The relatively powerful earthquake that hit eastern France last Saturday confirms the findings of the postgraduate research currently being conducted by Gideon Lopes Cardozo at the Université Louis Pasteur in Strasbourg and the Faculty of Earth and Life Sciences at the VU Amsterdam. Lopes Cardozo is investigating the causes of earthquakes in the southern part of the Rhine Graben. His research is sponsored by the European Union and has shown that the movements in the earth’s crust in the area around the Rhine occur along fault lines that have a long geological history. Until recently, it was thought that these movements actually took place more often on younger fault lines.
The earthquake, measuring 5.4 on the Richter scale, occurred at a depth of ten kilometres below the town of Saint-Dié in central Vosges. The Vosges are formed as a part of a mountain range that covered a large area of central Europe three hundered million years ago. The ancient fault lines that developed at that time became zones of weakness in the earth’s crust. If stress in the earth’s crust recurs, these are the zones most likely to move. Because of this, they have been used time and again throughout geological history for movements in the earth’s crust and are more often the focus of seismic activity.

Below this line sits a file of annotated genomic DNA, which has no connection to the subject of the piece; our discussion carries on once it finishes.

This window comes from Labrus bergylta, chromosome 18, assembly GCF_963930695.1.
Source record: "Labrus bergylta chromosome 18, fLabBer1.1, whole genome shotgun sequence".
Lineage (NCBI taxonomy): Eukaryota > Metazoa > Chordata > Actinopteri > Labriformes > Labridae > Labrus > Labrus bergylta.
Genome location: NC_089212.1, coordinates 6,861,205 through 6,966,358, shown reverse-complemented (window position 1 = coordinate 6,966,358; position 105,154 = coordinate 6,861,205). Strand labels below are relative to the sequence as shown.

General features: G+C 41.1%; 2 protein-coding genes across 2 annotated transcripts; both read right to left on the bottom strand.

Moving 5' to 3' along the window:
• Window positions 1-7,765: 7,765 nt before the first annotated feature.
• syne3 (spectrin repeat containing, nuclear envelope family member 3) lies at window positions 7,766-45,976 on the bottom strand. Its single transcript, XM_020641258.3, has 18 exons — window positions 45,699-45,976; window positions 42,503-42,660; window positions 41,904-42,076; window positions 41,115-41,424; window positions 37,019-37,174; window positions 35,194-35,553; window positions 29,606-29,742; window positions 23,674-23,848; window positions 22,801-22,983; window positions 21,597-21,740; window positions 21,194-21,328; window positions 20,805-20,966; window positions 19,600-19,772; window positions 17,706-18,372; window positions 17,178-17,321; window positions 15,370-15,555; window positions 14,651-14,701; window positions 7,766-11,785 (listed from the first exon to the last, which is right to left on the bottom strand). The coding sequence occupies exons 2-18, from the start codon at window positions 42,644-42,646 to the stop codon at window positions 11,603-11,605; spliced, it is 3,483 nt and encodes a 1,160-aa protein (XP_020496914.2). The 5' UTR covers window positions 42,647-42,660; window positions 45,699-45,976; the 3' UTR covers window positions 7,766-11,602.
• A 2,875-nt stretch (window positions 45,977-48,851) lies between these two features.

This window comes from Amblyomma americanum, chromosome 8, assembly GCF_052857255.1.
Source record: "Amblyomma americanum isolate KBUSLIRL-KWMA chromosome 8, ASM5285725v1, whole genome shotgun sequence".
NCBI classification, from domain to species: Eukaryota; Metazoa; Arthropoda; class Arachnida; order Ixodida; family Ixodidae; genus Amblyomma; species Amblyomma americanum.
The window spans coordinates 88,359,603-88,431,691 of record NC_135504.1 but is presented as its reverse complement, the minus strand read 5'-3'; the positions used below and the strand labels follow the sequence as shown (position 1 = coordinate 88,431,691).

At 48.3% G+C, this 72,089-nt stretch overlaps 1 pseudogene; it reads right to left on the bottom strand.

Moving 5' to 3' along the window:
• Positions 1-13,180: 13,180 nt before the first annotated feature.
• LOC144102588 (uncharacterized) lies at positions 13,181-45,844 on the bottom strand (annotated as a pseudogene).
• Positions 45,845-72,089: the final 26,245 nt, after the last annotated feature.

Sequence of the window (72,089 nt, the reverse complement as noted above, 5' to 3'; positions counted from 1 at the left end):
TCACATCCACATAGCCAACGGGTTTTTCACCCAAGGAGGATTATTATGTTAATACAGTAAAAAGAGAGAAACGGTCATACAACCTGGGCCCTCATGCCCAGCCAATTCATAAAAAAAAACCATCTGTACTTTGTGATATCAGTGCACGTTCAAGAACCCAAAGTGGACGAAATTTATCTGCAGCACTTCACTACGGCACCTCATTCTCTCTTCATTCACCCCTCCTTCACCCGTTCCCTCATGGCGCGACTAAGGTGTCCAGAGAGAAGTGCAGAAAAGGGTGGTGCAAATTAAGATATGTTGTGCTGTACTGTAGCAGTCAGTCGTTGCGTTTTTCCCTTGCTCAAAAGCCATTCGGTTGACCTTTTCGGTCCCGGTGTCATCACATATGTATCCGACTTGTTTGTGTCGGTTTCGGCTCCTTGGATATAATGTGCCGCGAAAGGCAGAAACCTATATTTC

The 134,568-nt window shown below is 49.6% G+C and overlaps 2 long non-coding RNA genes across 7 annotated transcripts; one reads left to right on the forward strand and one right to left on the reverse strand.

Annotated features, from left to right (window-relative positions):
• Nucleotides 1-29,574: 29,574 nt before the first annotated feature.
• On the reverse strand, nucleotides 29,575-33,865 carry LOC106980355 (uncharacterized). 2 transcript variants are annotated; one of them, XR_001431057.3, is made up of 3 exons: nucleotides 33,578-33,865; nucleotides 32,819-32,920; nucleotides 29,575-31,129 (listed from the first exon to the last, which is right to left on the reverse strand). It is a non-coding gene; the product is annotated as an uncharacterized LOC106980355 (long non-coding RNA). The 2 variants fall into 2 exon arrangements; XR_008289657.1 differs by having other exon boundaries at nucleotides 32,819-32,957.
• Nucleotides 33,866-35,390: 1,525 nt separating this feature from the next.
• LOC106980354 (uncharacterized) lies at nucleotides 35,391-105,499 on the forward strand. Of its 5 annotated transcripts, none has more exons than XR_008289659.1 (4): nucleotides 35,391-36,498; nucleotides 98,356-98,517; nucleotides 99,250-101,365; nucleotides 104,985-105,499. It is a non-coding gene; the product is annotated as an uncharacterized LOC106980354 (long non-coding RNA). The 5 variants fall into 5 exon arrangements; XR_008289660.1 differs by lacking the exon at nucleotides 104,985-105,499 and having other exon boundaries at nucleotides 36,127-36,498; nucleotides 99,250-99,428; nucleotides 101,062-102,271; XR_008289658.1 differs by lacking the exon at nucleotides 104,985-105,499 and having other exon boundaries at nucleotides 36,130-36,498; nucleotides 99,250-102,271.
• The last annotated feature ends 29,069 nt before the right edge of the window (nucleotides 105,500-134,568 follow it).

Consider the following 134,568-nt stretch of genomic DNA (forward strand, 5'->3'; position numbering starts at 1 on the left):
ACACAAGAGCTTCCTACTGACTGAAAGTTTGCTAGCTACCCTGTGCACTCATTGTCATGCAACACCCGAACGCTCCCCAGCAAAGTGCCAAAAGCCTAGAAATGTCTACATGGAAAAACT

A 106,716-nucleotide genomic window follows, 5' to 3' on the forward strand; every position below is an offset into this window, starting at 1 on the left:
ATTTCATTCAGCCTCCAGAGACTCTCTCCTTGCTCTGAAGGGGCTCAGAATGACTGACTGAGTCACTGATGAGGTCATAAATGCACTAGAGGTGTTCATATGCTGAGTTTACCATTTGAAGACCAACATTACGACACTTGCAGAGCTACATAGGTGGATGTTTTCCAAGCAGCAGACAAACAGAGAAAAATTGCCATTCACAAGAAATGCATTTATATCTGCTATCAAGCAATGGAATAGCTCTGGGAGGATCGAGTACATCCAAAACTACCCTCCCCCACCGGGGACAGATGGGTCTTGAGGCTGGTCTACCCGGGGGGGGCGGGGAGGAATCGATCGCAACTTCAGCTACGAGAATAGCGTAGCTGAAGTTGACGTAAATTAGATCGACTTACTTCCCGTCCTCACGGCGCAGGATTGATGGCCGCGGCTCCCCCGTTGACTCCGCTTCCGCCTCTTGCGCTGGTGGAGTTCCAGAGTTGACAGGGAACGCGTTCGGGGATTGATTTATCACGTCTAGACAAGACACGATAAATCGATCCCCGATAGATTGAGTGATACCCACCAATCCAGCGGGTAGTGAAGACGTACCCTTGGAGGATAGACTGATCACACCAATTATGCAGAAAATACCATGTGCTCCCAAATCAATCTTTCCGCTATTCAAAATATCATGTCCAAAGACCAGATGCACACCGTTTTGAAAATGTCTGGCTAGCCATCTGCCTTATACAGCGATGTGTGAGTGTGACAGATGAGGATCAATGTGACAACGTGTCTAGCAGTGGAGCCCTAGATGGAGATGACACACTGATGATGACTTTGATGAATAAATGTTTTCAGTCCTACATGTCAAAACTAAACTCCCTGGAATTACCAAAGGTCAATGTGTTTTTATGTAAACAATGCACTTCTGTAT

In the course of the past millions of years, the existing subterranean fault lines north of the Alps have been re-activated by a collision between the African and European plates. The Alps are the most obvious result of this. Earthquakes in the Vosges and the adjacent Rhine Valley (stretching even as far as Roermond in the Netherlands in 1992) are also caused by the stresses resulting from this collision.
Gideon Lopes Cardozo | alfa
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